% Plots Fourier Sum for half-wave rectified signal. clear all % Define constants c_order='rgbcm'; %Order of colors used in plot. N=7; %number of Fourier terms to plot T=1/60; wo=2*pi/T; %Period and fundamental frequency t=linspace(0,2*T,1000); %Time vector % Plot a half-rectified sine wave y=sin(2*pi/T*t).*(sin(2*pi/T*t)>0); plot(t,y,'k:','LineWidth',2); leg{1}='Original'; hold on c0=1/pi; %c0=DC component of Fourier Series ysum=c0*ones(size(y)); %Set summation to DC value. plot(t,ysum,'y'); %Plot ysum in yellow leg{2}='DC component'; %Create legend entry axis([0 2*T -0.2 1.2]); for n=[1 2 4 6 8], %Form Fourier sum nc=n+0.001; %change n slightly to avoid 0/0 cn=-1/2/pi./(nc.^2-1).*(exp(-j*pi*nc)+1); %Calculat cn. an=2*real(cn); %calculate an and bn from cn. bn=-2*imag(cn); ysum=ysum + an*cos(n*wo*t) + bn*sin(n*wo*t); %Add to Fourier sum plot(t,ysum,c_order(mod(n,5)+1)); %Plot - using color from c_order leg{end+1} =['Sum of ' num2str(n)]; %Create legend entry end hold off legend(leg,'location','ne'); title('Function (black) and Fourier Approximations'); xlabel('t');

Prove that if

then

where the c_{n,x} terms are the Fourier series coefficients of
x_{T}(t), and the c_{n,y} terms are for y_{T}(t)

Note the similarity to the time shift property of the Laplace Transform.

The third line uses the fact that if we are integrating over a period, it doesn't matter if the function is shifted or not.

In class we showed that the Fourier Series coefficients of the function shown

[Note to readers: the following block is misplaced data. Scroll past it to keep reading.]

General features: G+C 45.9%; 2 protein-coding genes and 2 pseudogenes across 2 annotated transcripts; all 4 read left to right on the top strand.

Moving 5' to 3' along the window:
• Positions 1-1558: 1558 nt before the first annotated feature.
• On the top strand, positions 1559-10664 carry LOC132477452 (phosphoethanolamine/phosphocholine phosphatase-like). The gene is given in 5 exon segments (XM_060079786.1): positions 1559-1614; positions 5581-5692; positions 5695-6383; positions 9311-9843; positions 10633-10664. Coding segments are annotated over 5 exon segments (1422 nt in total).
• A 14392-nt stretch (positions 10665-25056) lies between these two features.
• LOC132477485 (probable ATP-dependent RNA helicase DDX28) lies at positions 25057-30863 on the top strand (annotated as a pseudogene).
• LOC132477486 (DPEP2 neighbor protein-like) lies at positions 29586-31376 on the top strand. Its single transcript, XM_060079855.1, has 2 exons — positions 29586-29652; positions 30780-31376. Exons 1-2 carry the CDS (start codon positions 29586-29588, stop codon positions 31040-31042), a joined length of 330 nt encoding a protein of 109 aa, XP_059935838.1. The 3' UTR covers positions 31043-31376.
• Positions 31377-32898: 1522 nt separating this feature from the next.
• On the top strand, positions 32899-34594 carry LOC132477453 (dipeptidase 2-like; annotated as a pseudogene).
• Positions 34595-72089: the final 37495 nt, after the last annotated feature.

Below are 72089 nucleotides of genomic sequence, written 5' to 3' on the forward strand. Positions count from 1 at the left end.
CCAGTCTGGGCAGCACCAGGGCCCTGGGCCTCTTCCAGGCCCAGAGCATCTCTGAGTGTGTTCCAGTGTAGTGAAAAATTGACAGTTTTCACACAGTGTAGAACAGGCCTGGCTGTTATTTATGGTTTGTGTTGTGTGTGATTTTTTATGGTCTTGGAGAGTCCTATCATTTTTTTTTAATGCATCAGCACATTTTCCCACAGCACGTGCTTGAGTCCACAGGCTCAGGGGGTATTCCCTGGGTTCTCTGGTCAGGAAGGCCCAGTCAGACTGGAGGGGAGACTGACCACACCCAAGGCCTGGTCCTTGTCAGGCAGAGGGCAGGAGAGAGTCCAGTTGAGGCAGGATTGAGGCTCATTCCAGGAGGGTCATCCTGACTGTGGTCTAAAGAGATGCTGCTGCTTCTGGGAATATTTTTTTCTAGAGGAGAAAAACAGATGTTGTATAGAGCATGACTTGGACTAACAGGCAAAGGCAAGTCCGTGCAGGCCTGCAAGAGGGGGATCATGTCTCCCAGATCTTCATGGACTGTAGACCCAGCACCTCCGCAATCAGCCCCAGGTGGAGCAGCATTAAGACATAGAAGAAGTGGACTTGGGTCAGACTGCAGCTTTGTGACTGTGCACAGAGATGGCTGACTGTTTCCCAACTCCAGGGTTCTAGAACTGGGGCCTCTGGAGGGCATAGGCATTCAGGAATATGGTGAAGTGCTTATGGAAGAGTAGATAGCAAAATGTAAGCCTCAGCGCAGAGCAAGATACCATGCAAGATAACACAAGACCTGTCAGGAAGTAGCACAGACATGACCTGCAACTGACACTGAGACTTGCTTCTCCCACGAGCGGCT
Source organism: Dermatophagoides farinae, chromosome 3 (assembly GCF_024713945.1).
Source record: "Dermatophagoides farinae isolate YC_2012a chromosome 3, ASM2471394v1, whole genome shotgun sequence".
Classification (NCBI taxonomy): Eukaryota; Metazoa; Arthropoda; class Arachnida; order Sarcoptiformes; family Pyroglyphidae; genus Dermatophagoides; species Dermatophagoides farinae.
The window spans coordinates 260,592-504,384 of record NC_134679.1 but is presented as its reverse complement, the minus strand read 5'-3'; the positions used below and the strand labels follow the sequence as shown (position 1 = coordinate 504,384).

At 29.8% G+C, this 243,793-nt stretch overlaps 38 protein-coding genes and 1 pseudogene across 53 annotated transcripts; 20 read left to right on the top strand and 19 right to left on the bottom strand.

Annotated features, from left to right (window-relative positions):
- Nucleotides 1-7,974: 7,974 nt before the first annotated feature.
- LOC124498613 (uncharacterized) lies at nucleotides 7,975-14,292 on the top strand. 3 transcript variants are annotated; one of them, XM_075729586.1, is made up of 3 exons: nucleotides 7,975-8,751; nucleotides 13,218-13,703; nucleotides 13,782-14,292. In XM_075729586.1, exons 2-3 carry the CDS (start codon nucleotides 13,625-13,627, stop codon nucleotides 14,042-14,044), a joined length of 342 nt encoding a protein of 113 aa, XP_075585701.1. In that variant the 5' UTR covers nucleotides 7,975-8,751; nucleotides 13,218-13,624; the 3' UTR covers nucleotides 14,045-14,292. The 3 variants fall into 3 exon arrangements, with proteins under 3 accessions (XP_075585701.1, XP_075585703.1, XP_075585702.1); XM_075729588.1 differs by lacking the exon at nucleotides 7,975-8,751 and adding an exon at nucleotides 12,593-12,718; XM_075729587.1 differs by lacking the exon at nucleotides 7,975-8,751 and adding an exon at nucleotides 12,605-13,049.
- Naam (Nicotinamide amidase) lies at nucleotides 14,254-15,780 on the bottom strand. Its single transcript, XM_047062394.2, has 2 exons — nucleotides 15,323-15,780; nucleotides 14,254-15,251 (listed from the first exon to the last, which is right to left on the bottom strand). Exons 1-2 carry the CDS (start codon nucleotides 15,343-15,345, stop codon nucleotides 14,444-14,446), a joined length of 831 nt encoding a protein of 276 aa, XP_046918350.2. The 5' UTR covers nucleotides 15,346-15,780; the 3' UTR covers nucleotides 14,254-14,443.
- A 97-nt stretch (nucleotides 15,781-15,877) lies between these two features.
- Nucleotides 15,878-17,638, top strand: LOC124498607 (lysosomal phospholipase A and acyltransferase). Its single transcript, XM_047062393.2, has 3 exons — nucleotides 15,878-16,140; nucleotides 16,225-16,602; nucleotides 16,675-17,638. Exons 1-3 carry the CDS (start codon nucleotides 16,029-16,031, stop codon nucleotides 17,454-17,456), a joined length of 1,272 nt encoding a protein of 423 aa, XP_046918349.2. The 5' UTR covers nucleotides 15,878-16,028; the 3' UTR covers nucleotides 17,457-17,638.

(call it Π_{T}(t/T_{p}) - a rectangular pulse of
period T, and width T_{p}, centered on the origin).

are given by

Use this result, and the time delay property derived
previously, to find the coefficients, c_{n}, of the function shown
below without performing any integration. Once you have an expression for
c_{n} there is no need to simplify.

Time delay is T_{p}/2, so Fourier Series coefficients for bottom function are

Find the coefficients, c_{n}, of the function shown below without
performing any integration by representing the function as the differences of
two pulse functions centered at t=0.

The function is the sum of a pulse of amplitude 2 and width 6 minus a pulse of amplitude 3 and width 4.

Note that c_{0}=0, and that the average value of the function is
zero.

Briefly explain in your own words:

a) ...why the Fourier Series of* x _{T}(t)* (periodic function with period=

*T*) uses only sinusoids with discrete frequencies (

*nω*,

_{0}*ω*)

_{0}=2π/Tb) ... why the Fourier Transform of *x(t) *has sinusoids with a continuum of frequencies (*ω*).

I'm looking for a fairly basic answer here, not a complicated discussion.

a) Since *x _{T}(t)* is periodic (with period=

*T*), all of its composite functions must also be periodic with period

*T*. A sinusoid at frequency

*nω*, is periodic with period

_{0}*T*(and has

*n*oscillations in that time). The change in frequency as

*n*increments by one is

*ω*.

_{0}=2π/T= Δωb) If we consider the function* x(t)* to be the function *x _{T}(t)* as

*T→∞*(so it becomes aperiodic) the the change in frequency as

*n*increments is

*ω*- in other words, the frequency becomes a continuum.

_{0}=2π/T=Δω→0